Good news for our Mazda BT-50 long-termer is that it has just been fitted with a set of Dunlop’s Grandtrek AT3G tyres.
We fitted a set of LT 265/65 R17 tyres which have a load rating of 120 (1400kg per tyre), and an “R” speed rating (170km/h). Pricing per tyre at this stage should be around R3000, ex Vat and fitment.
Why would we change tyres? Simple, really. The AT3G, unlike a number of other all-terrain tyres on the market, has a three-ply sidewall design; and from the get-go, it looks to be the business as aftermarket fitment for tough applications. The sidewalls are beefy and substantial (see image). I was able to compare them off-rim with a range of other all-terrain tyres at the Dunlop Zone down the road in Tokai where we had them fitted, and was surprised at how thick they were. The tyres themselves are heavy – at 18kg, more than a kilo heavier than the Mazda’s standard fitment Dunlop Grandtrek AT22s. That extra mass is all extra plies and more rubber. In other words, this is a properly constructed LT (Light Truck) tyre, rather than the more highway-oriented AT22s.
What’s more, we had all the tyres perfectly balanced using the high-tech machine at the Tokai Dunlop Zone fitment centre. This machine allows accurate spinning of the tyres against a rolling road, accounting for and dealing with those minor variations that are inevitable in rim building and tyre construction. Extra weights within a much smaller range are placed exactly where they are meant to be, pinpointed by a laser line on the rim. This service is a small add-on cost when you buy a new set, but will add nearly R1000 to the bill of a customer who wants to troubleshoot a ride problem – and this can be done, even if it takes deflation and rebeading, or swapping tyres to alternative rims, to sort out the problem.
Balancing done, what about the ride? Well, it feels as comfortable as before. Highway noise levels are just about on par, but this is a hard thing to evaluate. What we like about this tyre is multi-fold. First, it has a high load rating: 120, meaning 1400kg per wheel – and higher than the 112 of the AT22s. That means we can load the Mazda or tow a heavy trailer with more peace of mind. Second, it has a chunky and aggressive tread pattern with a decent tread depth of 11.3mm: not only should it provide a long tread life, but should do the important job of self-cleaning well in muddy conditions, and provide ample grip on gravel. Third, those tough sidewalls are a boon when off-roading: offering more peace of mind that it will be more able to resist abrasion, cuts and thorns when deflated. It will be interesting to see what pressure will provide the optimum footprint.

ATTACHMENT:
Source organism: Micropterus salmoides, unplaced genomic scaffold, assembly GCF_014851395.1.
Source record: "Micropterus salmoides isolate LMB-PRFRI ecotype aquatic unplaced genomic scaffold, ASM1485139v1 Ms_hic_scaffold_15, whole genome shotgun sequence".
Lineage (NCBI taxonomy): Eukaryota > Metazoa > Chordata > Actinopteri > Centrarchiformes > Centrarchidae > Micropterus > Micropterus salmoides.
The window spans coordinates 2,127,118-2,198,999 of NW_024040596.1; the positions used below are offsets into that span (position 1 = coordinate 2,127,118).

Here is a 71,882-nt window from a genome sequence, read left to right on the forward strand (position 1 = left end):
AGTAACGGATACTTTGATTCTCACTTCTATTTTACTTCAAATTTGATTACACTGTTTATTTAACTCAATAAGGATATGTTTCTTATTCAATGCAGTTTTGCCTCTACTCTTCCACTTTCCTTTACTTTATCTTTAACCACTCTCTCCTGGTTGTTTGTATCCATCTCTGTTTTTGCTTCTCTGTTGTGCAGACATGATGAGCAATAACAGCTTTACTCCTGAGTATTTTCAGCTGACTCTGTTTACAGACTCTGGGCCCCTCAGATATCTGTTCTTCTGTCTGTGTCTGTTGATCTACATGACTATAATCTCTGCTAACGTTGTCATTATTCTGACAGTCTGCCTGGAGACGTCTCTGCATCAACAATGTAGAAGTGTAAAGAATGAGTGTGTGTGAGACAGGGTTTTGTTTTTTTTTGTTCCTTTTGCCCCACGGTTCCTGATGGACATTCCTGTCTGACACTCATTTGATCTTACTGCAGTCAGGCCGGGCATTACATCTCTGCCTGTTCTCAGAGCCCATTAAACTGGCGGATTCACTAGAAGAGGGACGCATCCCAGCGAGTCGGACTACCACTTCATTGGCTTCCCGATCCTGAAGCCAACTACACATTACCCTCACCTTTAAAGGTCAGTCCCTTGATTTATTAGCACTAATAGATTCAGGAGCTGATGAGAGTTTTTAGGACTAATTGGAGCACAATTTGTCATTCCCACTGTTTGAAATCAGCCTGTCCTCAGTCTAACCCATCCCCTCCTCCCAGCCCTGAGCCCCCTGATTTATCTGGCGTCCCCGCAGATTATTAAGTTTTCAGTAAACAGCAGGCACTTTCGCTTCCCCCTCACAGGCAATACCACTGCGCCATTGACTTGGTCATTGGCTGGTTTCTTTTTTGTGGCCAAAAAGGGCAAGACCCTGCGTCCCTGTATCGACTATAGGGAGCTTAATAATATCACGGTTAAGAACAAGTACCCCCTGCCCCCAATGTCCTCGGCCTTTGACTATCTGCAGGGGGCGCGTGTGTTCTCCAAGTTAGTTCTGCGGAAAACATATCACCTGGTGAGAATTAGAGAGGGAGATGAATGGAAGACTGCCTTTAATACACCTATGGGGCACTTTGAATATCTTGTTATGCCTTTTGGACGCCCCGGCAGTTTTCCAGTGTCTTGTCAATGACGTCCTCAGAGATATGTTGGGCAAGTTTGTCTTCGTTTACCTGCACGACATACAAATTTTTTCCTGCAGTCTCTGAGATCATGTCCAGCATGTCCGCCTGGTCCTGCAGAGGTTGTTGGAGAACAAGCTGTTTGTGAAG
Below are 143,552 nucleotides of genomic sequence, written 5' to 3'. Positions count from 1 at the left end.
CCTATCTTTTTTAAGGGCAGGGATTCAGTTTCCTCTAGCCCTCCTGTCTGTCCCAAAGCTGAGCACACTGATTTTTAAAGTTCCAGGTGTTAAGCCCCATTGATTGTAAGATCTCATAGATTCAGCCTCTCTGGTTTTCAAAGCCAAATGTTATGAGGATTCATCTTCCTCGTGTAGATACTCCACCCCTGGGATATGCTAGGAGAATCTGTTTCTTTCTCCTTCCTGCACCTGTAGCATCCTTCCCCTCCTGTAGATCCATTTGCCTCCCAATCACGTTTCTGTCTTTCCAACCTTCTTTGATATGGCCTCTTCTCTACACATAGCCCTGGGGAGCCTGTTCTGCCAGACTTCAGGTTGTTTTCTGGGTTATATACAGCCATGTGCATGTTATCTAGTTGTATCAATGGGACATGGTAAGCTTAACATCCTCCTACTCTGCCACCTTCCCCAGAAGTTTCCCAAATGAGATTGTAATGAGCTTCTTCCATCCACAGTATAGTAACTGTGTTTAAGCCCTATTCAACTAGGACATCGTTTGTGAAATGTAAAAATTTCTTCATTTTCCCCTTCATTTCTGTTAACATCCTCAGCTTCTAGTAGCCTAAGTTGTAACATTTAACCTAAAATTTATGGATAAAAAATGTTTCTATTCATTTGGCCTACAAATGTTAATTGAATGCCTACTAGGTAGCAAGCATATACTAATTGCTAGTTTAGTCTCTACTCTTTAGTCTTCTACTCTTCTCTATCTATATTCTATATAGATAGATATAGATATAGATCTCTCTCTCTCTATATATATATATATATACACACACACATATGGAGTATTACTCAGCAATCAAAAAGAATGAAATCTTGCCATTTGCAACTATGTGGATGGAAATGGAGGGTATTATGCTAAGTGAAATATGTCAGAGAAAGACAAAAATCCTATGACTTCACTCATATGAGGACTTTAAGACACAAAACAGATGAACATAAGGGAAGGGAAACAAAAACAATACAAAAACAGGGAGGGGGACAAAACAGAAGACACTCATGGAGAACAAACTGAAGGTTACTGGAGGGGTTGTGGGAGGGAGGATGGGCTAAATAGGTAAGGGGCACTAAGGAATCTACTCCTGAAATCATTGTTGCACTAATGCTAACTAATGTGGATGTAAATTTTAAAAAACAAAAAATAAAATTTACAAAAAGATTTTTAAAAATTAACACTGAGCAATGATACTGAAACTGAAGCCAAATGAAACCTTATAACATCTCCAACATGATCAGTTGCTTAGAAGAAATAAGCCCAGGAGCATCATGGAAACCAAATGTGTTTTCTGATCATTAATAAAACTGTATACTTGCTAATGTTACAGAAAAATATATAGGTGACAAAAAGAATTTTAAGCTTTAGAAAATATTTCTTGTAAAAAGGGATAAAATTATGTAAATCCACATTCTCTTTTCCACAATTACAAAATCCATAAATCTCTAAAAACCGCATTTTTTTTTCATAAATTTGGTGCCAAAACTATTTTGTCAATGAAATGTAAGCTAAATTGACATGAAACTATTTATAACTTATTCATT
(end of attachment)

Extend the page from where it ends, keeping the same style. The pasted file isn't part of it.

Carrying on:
Dunlop will be introducing this tyre to the retail sector from March, through Dunlop Zone stores and selected 4×4 retailers. It is aimed squarely at the off-road fraternity, from farmers to overlanders, and through to commercial users such as mines, who need a tough, no-nonsense tyre. It will be available in 13 sizes with a variety of load and speed ratings (see sidebar). Of these, 10 are LT construction (in 15-, 16- and 17-inch), plus three sizes in PC (Passenger Car) construction in one each of 16-, 17- and 18-inch. This covers a very wide spectrum of needs, from SUVS to bakkies of every description, including heavier-duty 4x4s from Land Cruisers and Patrols to Defenders and Hummers.
According to Dunlop, the AT3G is a development of the original and successful Grandtrek AT1 which was OE spec on the Land Cruiser 70 Series (as a 265/70 R16). Made at the Sumitomo Rubber Industries factory in Thailand, the new pattern features a number of modifications aimed at making the tyres more rugged. These include wider grooves to assist grip and water evacuation, and a staggered pattern extended further into the shoulder, again to assist grip at lower pressures. So-called stone ejectors have been included in the shoulder grooves to aid self-cleaning and prevent stone drilling. Apart from the hardy three-ply sidewall internals, there’s also a thicker shoulder buttress derived from the rally tyres, to prevent damage by penetrations from rocks, roots and other road hazards.
Time will tell. We are going to head the Mazda’s tyres to the Karoo, the Eastern Cape and a few other demanding destinations in the next few weeks. We’ll drive them on tar, gravel and a few 4×4 trails to see how they measure up to daily use, and report back on grip, wear and overall experience.
By Richard van Ryneveld
|30X9.50R15LT 104S AT3G|
|31X10.50R15LT 109S AT3G|
|235/85R16LT 120/116R AT3G|
|245/70R16 111S AT3G XL|
|245/75R16LT 10PR 120/116Q AT3G|
|265/70R16LT 121/118R AT3G|
|265/75R16LT 10PR 123/120Q AT3G|
|265/65R17LT 120/117R AT3G|
|265/70R17LT 121/118R AT3G|
|275/65R17LT 121/118R AT3G|
|285/65R17 116S AT3G|
|285/70R17LT 121/118R AT3G|
|265/60R18 114S AT3G XL|